There was a time when aquaculture was seen as a minor adjunct to the production from the wild fisheries. That has changed dramatically in recent decades. According to the Earth Policy Institute, in 2011 for the first time in modern history, world farmed fish production topped beef production. The gap widened in 2012, with output from fish farming—also called aquaculture—reaching a record 66 million tons, compared with production of beef at 63 million tons. And 2013 may well be the first year that people eat more fish raised on farms than caught in the wild.

But is this increase in aquaculture production sustainable? Farmed fish like salmon and shrimp are carnivorous species that eat fishmeal or fish oil produced from forage fish from the wild. Yet most forage fish stocks (think anchovies, herrings, and sardines), which typically make up about a third of the world oceanic fish catch, are dangerously overharvested. In the rush to meet world demand, the share of farmed fish being fed has increased because they can reach market size quickly. Norway, the world’s top farmed salmon producer, now imports more fish oil than any other country. China, the world’s leading shrimp producer, takes in some 30 percent of the fishmeal traded each year.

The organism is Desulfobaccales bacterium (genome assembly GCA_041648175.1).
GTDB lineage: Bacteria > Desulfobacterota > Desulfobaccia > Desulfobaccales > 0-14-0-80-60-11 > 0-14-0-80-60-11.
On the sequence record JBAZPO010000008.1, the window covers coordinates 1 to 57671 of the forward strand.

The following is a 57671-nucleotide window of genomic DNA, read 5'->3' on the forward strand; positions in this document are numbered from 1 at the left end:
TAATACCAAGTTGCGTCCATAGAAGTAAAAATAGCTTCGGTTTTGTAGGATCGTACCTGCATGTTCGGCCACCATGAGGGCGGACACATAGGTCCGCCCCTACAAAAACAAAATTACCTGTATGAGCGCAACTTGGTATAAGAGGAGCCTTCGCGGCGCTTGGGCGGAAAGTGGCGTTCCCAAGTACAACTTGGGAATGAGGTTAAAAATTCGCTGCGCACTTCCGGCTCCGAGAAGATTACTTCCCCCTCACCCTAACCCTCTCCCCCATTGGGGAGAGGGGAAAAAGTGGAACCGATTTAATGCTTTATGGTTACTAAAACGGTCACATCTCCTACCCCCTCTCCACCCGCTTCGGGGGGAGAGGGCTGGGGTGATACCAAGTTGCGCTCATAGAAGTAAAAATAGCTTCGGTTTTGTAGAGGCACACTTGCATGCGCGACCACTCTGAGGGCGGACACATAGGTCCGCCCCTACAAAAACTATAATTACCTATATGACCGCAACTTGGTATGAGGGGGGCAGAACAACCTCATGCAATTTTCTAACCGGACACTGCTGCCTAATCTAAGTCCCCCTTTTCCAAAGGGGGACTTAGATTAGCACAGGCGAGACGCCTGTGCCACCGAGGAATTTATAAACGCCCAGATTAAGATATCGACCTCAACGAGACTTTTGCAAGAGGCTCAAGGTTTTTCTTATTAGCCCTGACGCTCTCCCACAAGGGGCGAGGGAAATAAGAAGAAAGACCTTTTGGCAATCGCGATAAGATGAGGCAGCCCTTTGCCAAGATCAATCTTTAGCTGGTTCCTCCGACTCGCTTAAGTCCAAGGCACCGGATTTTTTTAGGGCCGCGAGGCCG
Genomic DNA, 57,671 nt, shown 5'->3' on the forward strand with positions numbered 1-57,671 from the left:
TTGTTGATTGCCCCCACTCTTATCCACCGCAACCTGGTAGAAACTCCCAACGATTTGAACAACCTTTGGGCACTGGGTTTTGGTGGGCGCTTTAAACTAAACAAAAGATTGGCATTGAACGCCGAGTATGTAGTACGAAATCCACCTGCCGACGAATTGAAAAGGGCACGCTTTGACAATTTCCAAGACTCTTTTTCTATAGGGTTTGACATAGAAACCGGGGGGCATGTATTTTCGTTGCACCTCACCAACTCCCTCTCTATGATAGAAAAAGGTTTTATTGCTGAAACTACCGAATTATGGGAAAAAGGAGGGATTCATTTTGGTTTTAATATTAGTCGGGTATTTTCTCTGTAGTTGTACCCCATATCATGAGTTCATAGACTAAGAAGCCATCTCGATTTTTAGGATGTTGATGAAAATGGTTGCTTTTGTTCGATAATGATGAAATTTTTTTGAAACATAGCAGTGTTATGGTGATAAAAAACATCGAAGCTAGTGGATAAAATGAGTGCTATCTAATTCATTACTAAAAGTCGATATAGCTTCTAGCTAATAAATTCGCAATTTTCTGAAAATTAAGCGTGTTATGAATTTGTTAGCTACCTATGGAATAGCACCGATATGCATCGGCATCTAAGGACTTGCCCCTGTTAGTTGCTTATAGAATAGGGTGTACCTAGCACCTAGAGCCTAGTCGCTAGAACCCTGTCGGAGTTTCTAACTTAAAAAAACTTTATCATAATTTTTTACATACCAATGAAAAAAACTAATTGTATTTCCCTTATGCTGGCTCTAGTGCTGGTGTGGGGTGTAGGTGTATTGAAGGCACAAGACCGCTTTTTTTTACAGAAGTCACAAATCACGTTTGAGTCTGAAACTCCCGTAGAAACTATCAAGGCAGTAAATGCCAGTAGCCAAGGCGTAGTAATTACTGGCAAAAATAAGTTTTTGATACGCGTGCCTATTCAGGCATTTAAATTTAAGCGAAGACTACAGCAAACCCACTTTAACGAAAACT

If aquaculture is to be sustainable we need to reduce the dependence on forage fish and fish oil. Readmore on this issue at:

TAGS: sustainable, fisheries, aquaculture, Earth Policy Insitute